Thursday, February 1, 2024

The Enchanted World: Wizards and Witches

The Enchanted World: Wizards and Witches
 Let's start this series with the book that has the most meaning to me and the first one in the series: Wizards and Witches. Fitting for Imbolc on Thursday really.

Overview of the Series

The Enchanted World books from Time-LIFE were a series of high-quality, hardcover books sent to you via mail from Time-LIFE subscription. The first one you got for free was Wizards and Witches. This also makes it the most common one and the one you can find in most secondary markets. Fortunately for me, it was also my favorite.  

Imagine, if you can, a time when one of the world's largest publishers decided to invest in a series of books (21 in total) filled with full-color art, cloth-bound covers, and access to some of the world's greatest libraries and scholars. Libraries like the Bodleian Library at Oxford, Cambridge Library, and the London Library. Scholars like Prof. Tristram Potter Coffin (Chief Series Consultant),  Ellen Phillips (Series Director and Editor), and Prog. Brendan Lehane (author of this volume).

Well, that time was 40 years ago, and the Enchanted World series sought to capitalize on the growing fascination with all things fantasy, not in a small part due to the popularity of Dungeons & Dragons.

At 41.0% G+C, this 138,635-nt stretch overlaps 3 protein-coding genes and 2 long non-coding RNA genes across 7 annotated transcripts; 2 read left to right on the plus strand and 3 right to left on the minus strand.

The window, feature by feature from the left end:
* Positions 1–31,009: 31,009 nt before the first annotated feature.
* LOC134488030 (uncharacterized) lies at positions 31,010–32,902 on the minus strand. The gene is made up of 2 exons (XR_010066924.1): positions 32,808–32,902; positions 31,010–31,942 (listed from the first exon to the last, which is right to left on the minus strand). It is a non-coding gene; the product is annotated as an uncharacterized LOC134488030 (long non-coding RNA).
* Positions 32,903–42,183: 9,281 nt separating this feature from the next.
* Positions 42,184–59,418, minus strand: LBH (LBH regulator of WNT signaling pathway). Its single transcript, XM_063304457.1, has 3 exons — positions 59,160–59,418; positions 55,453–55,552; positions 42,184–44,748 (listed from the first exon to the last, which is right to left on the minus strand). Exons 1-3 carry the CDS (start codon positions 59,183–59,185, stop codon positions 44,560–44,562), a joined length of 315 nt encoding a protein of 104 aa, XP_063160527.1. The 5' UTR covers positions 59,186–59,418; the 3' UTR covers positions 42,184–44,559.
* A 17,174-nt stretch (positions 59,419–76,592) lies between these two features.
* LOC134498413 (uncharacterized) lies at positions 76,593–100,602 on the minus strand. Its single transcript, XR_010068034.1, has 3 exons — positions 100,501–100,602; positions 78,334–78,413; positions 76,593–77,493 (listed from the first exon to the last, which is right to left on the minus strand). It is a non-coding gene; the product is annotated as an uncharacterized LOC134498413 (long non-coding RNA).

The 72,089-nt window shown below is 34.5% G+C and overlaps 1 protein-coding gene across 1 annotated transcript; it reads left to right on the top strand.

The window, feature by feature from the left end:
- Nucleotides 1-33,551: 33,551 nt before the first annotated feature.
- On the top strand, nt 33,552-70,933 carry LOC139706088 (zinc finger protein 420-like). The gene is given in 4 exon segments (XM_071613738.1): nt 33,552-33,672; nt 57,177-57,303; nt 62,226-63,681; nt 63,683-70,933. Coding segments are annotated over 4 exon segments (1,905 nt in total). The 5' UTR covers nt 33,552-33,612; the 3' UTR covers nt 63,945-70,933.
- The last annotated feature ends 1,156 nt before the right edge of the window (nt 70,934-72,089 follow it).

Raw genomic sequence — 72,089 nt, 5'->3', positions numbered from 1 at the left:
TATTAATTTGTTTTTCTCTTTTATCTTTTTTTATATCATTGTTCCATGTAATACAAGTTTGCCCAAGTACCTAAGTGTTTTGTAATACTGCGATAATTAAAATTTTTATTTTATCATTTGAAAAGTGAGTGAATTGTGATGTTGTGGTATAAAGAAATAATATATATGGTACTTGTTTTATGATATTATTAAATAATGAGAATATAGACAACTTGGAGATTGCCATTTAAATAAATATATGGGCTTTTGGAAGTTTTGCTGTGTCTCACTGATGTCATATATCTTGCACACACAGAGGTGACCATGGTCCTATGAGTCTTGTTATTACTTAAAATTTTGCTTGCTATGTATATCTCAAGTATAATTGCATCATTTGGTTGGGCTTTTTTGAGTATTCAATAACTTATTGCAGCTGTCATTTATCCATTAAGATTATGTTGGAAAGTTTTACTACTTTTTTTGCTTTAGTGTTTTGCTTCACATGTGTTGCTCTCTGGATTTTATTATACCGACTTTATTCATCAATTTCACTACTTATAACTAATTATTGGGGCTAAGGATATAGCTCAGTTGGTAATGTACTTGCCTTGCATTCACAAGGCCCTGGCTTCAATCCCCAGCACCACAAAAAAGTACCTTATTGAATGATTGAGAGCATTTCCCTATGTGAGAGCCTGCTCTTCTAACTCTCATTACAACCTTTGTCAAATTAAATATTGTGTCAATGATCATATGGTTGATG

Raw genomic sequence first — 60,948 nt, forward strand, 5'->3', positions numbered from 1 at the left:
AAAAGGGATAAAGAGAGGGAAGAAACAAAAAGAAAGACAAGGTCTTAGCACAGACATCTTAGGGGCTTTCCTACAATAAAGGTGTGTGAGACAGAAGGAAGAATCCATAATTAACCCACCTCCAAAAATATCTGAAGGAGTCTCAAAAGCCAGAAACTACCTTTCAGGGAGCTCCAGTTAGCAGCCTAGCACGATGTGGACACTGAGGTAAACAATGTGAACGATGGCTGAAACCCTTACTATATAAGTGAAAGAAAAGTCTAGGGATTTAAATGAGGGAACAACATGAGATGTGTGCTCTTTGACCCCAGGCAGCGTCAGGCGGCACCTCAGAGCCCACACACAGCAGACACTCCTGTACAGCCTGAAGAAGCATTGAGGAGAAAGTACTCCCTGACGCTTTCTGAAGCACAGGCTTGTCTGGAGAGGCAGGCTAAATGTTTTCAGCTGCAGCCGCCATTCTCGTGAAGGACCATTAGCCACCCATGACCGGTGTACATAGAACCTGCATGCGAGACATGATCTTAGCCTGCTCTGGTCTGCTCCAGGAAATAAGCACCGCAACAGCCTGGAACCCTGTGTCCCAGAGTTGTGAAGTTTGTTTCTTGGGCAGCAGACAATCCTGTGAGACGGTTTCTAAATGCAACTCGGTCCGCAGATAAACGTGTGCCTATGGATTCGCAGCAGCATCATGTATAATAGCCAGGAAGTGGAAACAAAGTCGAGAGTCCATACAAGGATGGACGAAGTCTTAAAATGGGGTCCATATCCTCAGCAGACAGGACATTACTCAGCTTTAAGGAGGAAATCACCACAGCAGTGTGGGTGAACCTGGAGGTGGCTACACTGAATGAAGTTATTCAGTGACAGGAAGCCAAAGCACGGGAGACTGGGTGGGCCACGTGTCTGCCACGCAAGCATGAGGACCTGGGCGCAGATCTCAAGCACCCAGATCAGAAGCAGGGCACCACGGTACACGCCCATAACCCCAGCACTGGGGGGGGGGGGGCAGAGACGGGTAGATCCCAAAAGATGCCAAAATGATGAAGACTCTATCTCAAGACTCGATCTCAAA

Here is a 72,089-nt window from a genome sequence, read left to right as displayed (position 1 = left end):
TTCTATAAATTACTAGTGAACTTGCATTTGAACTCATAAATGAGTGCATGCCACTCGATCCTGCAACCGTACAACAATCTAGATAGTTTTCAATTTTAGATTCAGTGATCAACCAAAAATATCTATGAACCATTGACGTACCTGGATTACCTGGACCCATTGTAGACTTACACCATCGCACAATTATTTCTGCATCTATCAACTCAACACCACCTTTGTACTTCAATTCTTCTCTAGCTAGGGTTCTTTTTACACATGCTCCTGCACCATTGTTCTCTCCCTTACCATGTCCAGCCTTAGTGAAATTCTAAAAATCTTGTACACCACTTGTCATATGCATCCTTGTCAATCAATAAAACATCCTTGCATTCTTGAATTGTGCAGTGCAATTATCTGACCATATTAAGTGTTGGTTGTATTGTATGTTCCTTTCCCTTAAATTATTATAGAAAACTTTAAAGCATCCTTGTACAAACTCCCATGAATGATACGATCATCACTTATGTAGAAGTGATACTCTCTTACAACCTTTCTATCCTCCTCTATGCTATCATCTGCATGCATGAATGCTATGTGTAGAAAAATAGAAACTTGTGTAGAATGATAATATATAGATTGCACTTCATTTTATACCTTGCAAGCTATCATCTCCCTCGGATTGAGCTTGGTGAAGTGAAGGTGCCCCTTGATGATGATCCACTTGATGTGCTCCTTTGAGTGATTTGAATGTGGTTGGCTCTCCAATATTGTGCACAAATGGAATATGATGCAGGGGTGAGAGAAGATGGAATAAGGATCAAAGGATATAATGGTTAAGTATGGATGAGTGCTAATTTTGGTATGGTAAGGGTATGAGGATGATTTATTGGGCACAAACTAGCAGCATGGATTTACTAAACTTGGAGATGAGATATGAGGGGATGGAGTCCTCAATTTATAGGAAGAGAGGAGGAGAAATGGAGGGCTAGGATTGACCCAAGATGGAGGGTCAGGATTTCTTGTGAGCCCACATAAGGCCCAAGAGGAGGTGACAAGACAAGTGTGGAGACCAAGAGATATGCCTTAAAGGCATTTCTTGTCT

Over the years, I have seen a lot of collections of other folks' RPG books. It is no surprise when you see one or more of these books stuck in their mix of FRPGs.

Many of the books follow a similar pattern. Usually, 3-4 chapters of the book detail different aspects of the myths and folklore being covered. These are usually interspersed with some of the stories themselves or excerpts, as well as art. The art is often from classical sources or paintings depicting the stories or characters involved. There are also new pieces of art throughout. There are margin notes or marginalia with some other related tidbit of information. Each chapter ends with a longer story.